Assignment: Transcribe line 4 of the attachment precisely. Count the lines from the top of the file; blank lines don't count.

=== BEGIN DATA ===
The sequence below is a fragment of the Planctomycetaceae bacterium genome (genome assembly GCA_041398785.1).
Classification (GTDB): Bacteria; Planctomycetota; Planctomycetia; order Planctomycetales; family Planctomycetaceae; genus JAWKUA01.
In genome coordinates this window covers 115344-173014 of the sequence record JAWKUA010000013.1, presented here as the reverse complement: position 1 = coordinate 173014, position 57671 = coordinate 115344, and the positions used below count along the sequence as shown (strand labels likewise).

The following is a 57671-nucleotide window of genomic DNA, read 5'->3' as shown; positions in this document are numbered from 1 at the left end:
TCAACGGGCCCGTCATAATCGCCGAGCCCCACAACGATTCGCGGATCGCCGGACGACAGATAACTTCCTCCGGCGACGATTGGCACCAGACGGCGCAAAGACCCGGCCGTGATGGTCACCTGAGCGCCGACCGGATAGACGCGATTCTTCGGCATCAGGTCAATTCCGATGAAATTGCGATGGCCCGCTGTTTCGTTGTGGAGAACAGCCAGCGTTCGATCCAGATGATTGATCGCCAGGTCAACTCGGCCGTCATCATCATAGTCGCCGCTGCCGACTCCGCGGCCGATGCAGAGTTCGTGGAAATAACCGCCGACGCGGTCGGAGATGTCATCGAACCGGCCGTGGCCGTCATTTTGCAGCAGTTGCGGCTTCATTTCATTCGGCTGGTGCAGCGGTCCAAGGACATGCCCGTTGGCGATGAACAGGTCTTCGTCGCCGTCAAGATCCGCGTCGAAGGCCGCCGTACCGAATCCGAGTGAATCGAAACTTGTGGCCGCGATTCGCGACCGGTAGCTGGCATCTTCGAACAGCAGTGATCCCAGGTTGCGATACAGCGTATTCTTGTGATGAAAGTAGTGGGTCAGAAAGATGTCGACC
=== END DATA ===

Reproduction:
The following is a 57671-nucleotide window of genomic DNA, read 5'->3' as shown; positions in this document are numbered from 1 at the left end: